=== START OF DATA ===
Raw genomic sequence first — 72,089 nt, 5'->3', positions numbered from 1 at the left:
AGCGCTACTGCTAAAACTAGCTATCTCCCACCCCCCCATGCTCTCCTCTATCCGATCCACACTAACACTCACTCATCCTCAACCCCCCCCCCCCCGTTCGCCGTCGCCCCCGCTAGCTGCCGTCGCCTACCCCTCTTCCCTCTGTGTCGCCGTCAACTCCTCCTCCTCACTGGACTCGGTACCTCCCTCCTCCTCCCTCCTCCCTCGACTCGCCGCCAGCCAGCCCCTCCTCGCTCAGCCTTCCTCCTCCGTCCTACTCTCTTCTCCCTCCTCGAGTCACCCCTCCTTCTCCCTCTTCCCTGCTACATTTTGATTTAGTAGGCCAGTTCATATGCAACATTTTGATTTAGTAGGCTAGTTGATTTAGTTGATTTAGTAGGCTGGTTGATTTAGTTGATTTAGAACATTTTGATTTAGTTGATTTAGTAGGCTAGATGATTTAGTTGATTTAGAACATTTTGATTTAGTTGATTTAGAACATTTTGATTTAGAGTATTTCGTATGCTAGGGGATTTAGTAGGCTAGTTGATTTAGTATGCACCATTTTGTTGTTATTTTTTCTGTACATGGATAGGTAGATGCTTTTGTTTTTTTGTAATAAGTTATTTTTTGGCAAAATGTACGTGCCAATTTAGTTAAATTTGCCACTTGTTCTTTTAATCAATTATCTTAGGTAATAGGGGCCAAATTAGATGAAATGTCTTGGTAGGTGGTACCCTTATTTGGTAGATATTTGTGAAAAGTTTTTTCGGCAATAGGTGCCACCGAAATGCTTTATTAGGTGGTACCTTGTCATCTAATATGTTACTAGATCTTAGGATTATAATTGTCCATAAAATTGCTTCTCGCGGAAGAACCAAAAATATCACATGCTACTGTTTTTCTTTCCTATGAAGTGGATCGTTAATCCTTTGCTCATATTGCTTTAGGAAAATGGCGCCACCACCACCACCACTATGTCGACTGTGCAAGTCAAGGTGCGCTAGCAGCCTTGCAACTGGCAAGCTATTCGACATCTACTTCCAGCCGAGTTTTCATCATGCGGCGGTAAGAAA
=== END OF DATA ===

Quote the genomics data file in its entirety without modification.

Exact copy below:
Raw genomic sequence first — 72,089 nt, 5'->3', positions numbered from 1 at the left:
AGCGCTACTGCTAAAACTAGCTATCTCCCACCCCCCCATGCTCTCCTCTATCCGATCCACACTAACACTCACTCATCCTCAACCCCCCCCCCCCCGTTCGCCGTCGCCCCCGCTAGCTGCCGTCGCCTACCCCTCTTCCCTCTGTGTCGCCGTCAACTCCTCCTCCTCACTGGACTCGGTACCTCCCTCCTCCTCCCTCCTCCCTCGACTCGCCGCCAGCCAGCCCCTCCTCGCTCAGCCTTCCTCCTCCGTCCTACTCTCTTCTCCCTCCTCGAGTCACCCCTCCTTCTCCCTCTTCCCTGCTACATTTTGATTTAGTAGGCCAGTTCATATGCAACATTTTGATTTAGTAGGCTAGTTGATTTAGTTGATTTAGTAGGCTGGTTGATTTAGTTGATTTAGAACATTTTGATTTAGTTGATTTAGTAGGCTAGATGATTTAGTTGATTTAGAACATTTTGATTTAGTTGATTTAGAACATTTTGATTTAGAGTATTTCGTATGCTAGGGGATTTAGTAGGCTAGTTGATTTAGTATGCACCATTTTGTTGTTATTTTTTCTGTACATGGATAGGTAGATGCTTTTGTTTTTTTGTAATAAGTTATTTTTTGGCAAAATGTACGTGCCAATTTAGTTAAATTTGCCACTTGTTCTTTTAATCAATTATCTTAGGTAATAGGGGCCAAATTAGATGAAATGTCTTGGTAGGTGGTACCCTTATTTGGTAGATATTTGTGAAAAGTTTTTTCGGCAATAGGTGCCACCGAAATGCTTTATTAGGTGGTACCTTGTCATCTAATATGTTACTAGATCTTAGGATTATAATTGTCCATAAAATTGCTTCTCGCGGAAGAACCAAAAATATCACATGCTACTGTTTTTCTTTCCTATGAAGTGGATCGTTAATCCTTTGCTCATATTGCTTTAGGAAAATGGCGCCACCACCACCACCACTATGTCGACTGTGCAAGTCAAGGTGCGCTAGCAGCCTTGCAACTGGCAAGCTATTCGACATCTACTTCCAGCCGAGTTTTCATCATGCGGCGGTAAGAAA